In a demonstration of the eagerness to learn at the high school level meeting the willingness to share expertise by industry, the University of Georgia department of statistics partnered with data scientists at Wells Fargo to offer the 2021 Data Science & Artificial Intelligence Camp. The camp was held virtually across two weeks during July, at no cost to participants.
"This two-week hands-on learning program was developed and taught by experienced faculty members from the department of statistics and data scientists from Wells Fargo with a passion for inspiring high school students," said T.N. Sriram, professor and department head of statistics. "The camp was and will continue to be a fun and creative way to gain exposure for data science and AI."
From a pool of about 60 applicants, co-organizers Abhyuday Mandal and Sriram selected a diverse set of 23 high school students to participate in the camp. Of the 23 participants, 16 were from Georgia, 3 from Massachusetts, one each from California, Louisiana, and North Carolina, and one from New Delhi, India.
"The participants were really impressed with the depth and the diversity of the topics covered. This camp paved many new avenues for several of them," said Mandal, professor and undergraduate coordinator in the department of statistics.
Wells Fargo data scientists have been involved in various academic activities such as Georgia Statistics Day and Industry Day with the department of statistics for more than five years.
"Data scientists from Wells Fargo have been volunteering in similar camps each summer since 2018, when Charlotte Latin School hosted a similar camp," said Joel Vaughan, a quantitative analytics specialist with Wells Fargo. "The idea for the camps came from head of model risk Agus Sudjianto, who wanted to share the exciting ideas of data science with high school students, while providing hands-on experience with popular software used in the industry."
The summer camp introduced students to a wide variety of topics in data science and AI, such as python programming, data exploration & visualization, statistical modeling, machine learning, neural networks, and natural language processing. The camp culminated in a capstone project.
"The students participating in the UGA camp were a pleasure to work with. They asked insightful questions throughout the camp, and their final projects were creative applications of modeling techniques to address important problems," Vaughan said. "The camp was a great experience for the industry Data Scientists, who enjoyed the students’ enthusiasm and their interesting ideas about AI."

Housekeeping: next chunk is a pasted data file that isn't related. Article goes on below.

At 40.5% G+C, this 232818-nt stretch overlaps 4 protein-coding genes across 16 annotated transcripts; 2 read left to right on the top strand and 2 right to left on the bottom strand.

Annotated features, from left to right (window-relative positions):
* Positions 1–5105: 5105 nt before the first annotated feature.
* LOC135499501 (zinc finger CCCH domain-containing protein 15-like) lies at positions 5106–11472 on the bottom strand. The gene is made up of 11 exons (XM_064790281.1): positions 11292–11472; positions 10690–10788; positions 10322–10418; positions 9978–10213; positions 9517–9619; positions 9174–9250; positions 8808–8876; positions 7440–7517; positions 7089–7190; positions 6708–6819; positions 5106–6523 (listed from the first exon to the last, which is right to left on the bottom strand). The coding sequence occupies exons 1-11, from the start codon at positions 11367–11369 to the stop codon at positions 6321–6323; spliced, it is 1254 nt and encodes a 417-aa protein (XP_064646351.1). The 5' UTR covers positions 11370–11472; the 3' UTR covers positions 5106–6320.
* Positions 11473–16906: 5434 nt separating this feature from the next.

For the capstone project, the students were divided into five teams to give presentations using the knowledge they gained during the camp. Each team gave two presentations: one over neural network models for object recognition in low-resolution images and one over an AI based start-up company applying AI techniques discussed during the camp to a novel application.
The second set of presentations were conducted in a "Shark Tank" style with each group presenting their start-up ideas and a group of potential ‘investors,’ made up of data scientists from Wells Fargo and faculty from UGA, asking questions. Start-up ideas ranged from ideas for solving traffic congestion to screening MRIs for tumors to get more accurate results.
"It was an incredible experience to be a part of the organizing committee for the UGA data science camp. The event was successful and there are talks to extend it to next year. The level of the participating teams was high, and everybody was involved in the project," said Rahul Singh, another quantitative analytics specialist with Wells Fargo. "They showed great enthusiasm and desire to learn more from their mentors. Personally, it is always a learning and beneficial experience for us to be part of such events. The teams that participated were able to complete a high-quality project. It is good to see growing knowledge of data science and machine learning among young people."
Image: Style Transfer' images using Convolutional Neural Networks (CNN) from the first day of the camp.